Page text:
Florent SCHMITT (1870 –1958)
Sonate libre en deux parties enchaînées (ad modum clementis aquae) pour violon et piano Op.68 (1919) [29:30]
Jan INGENHOVEN (1876–1951)
Violin Sonata (1919-20) [8:25]
Second Violin Sonata (1921) [7:54]
László LAJTHA (1892–1963)
Violin Sonata Op.68 (1962) [22:43]
Ilona Then-Bergh (violin)
Michael Schäfer (piano)
rec. July 2013, Studio 2m Bavarian Radio, Munich
GENUIN GEN14312 [68:58]
This disc wears a ‘minor masters’ look, a fact happily attested to in the sleeve-notes. The focus is on the music of two contemporaries – Florent Schmitt and Jan Ingenhoven, the former very much better known than the latter – and the somewhat younger László Lajtha. Stylistically speaking one senses the move from Late-Romanticism in their music toward a more varied palette, and to more plural directions.
Schmitt’s 1918-19 Violin Sonata has always kept a single toe in the repertoire – Jean Fournier recorded it decades ago, but more recently Régis Pasquier did so for Auvidis Valois on V4679. Freely rhapsodic but compellingly, indeed – for the piano – often ceaselessly active the opening of the two movements is a slow one marked ‘without exaggeration’. Some fluttery avian writing for the violin is matched by some responsive and full-bore piano statements. This movement is explicitly contrasted against the ensuing one which is significantly longer and more volatile, not least in its terpsichorean address. The rolling and driving resinous playing becomes increasingly factious though along with the biting drama comes lyrical reminiscence too. The nostalgia, though soon swept away by increasingly terse motifs, remains pervasive here. For all the superficially loose harmonic direction, the music is strongly constructed and frequently compelling. Certainly it receives a strong and assured performance here.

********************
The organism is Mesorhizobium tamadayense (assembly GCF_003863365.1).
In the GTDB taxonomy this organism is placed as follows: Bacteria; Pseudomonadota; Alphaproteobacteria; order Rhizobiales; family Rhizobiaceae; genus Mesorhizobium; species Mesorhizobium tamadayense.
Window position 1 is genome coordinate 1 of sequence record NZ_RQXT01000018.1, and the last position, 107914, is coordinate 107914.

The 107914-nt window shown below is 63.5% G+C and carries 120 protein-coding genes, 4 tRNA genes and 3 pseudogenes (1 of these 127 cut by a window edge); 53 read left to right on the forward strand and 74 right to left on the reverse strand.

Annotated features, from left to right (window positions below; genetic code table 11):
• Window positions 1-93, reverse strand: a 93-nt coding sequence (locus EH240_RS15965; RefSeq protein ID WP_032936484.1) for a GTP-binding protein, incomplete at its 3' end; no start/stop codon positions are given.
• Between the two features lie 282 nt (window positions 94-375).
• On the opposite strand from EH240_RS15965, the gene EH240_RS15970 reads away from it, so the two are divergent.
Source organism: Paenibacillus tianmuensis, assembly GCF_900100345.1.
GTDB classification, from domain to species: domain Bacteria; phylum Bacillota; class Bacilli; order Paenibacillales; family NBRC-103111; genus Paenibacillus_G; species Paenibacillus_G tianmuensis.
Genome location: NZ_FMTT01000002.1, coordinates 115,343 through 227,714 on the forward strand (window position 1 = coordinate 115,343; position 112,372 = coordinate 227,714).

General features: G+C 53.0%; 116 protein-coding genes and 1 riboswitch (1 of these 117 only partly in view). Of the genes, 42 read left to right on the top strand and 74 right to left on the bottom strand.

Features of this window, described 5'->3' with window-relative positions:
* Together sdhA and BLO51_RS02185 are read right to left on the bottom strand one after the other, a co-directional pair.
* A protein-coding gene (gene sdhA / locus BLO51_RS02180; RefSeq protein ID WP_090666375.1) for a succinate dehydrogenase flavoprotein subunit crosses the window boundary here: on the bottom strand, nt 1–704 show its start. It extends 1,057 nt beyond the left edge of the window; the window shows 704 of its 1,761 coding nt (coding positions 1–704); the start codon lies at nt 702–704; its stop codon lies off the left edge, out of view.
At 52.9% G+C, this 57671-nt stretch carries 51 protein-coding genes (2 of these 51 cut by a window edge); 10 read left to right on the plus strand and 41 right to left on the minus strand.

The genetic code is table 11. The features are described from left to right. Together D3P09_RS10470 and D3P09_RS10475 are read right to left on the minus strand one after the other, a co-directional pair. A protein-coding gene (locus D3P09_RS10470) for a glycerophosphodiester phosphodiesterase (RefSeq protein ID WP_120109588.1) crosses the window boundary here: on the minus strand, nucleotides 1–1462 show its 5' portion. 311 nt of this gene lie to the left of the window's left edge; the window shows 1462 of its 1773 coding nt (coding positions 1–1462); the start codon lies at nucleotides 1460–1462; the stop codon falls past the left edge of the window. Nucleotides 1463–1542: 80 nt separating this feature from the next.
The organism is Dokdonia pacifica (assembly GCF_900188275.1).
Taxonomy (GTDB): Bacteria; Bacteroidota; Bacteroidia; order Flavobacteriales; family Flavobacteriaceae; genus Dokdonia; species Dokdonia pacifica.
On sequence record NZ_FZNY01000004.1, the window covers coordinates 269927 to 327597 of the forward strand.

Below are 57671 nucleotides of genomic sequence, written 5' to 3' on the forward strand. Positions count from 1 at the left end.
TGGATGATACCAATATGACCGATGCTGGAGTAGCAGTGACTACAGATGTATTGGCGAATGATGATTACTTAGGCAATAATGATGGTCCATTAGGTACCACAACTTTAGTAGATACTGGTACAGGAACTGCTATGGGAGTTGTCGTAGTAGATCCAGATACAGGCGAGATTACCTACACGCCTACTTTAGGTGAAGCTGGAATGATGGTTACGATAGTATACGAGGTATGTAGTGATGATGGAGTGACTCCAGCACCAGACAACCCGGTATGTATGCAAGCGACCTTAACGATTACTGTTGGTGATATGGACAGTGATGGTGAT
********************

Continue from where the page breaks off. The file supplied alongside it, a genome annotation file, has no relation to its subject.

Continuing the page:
Schmitt’s Dutch contemporary Ingenhoven is represented by two very different and very compact violin sonatas at a diametric remove, stylistically, from Schmitt’s hothouse. The Violin Sonata – not numbered as No.1, but completed in 1920, the year before Sonata No.2 - is in one movement but with four fairly clear sections. It’s refined, elegant, and compressed writing with a fresh lyric slow section. The slightly later sonata is equally short, at just over nine-minutes, is full of fancy and some flighty decorative writing for the violin. Whilst never fully distinctive, it’s also never dull.
A generation younger than Schmitt, the Hungarian László Lajtha completed his Sonate en concert in 1962, the year before his death. It’s an intriguing work, with a folkloric hint, but hints too of Poulenc. There’s plenty of drollery in the writing, which is also on occasion taut and tart. The slow movement reveals its ethnic slant in particular, with the fiddle taken high and the piano exuding cimbalom sonority. The writing is warm, the song well sung. To top things off, there’s a purposeful and exciting finale. Here’s a sonata that should really be better known.
The programming juxtapositions work well here, and the well-recorded performances from Ilona Then-Bergh and Michael Schäfer are thoroughly persuasive.
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